Now, Carlos Acosta, a former DCFS investigator, has been criminally convicted and sentenced for mishandling abuse allegations prior to the murder of A.J. Freund. Young A.J. was brutally killed by his parents, who are both serving long prison sentences. I have no doubt that Acosta made mistakes in the handling of this case. An internal investigation by DCFS resulted in his termination.

It is hard to believe, however, that Acosta did not care about the children and families he worked with. He has reportedly spent most of his life working in social services. It is well documented how out of compliance DCFS has been for decades in managing caseloads and the number of assigned investigations. It is basically an impossible job that those outside of the agency cannot truly comprehend. The pressure to keep up with mountains of documentation and adhere to unrealistic timelines and deadlines is overwhelming and unsustainable.

Acosta will spend the next six months of his life in jail as a result of this conviction. He will also be on probation and must serve community service hours and pay a fine after his release. He will never be employed in his chosen field again. He is indeed paying a very heavy price for the mistakes that he made.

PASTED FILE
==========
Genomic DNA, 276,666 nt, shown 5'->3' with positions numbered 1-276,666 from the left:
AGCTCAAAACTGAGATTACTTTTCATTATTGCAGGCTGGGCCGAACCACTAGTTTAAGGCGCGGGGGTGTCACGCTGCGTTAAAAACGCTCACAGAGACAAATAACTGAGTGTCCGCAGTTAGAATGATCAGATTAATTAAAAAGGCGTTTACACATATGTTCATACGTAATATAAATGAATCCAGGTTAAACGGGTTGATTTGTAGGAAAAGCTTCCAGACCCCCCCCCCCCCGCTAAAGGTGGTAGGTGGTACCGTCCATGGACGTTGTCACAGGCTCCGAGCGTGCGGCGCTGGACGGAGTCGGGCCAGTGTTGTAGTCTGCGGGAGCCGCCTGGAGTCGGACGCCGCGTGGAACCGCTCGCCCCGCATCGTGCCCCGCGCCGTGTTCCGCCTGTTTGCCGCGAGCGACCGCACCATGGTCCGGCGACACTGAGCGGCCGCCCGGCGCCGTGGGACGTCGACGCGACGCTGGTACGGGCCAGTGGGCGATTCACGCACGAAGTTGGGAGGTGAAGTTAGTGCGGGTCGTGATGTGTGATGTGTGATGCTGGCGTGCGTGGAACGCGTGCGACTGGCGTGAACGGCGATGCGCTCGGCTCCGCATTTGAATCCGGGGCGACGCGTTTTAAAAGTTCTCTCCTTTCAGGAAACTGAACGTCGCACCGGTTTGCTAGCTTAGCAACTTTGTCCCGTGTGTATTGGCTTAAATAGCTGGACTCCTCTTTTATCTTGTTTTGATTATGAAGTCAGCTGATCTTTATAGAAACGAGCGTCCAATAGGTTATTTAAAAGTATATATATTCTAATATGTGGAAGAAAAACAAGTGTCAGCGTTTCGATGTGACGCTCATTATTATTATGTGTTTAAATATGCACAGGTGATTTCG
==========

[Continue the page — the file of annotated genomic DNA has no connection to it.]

DCFS has had 15 directors during the past two decades, none of whom has been able to successfully address and solve the chronic systemic issues that exist in the department. I don’t think the looming potential to be held criminally liable is going to help DCFS recruit and retain professional staff willing to take on an impossible job.

The consequences of mistakes and erroneous judgment could not be costlier, yet the need to assist troubled families and vulnerable children is essential.

— Greg Newlin, Aurora

Waiting for O’Hare passengers

I make a few trips every year to O’Hare International Airport dropping off and picking up friends and family. It amazes me how many people park while they wait for their passengers along the side of the road or ramps feeding into the airport.

This is getting out of control. Not only is it illegal, but it also is very dangerous when the drivers try to merge back into traffic.

Tickets should be issued.

— Gwen Placek, Western Springs

Submit a letter, of no more than 400 words, to the editor here or email letters@chicagotribune.com.

Letters: If you were being held hostage, wouldn’t you want your government to rescue you? (2024)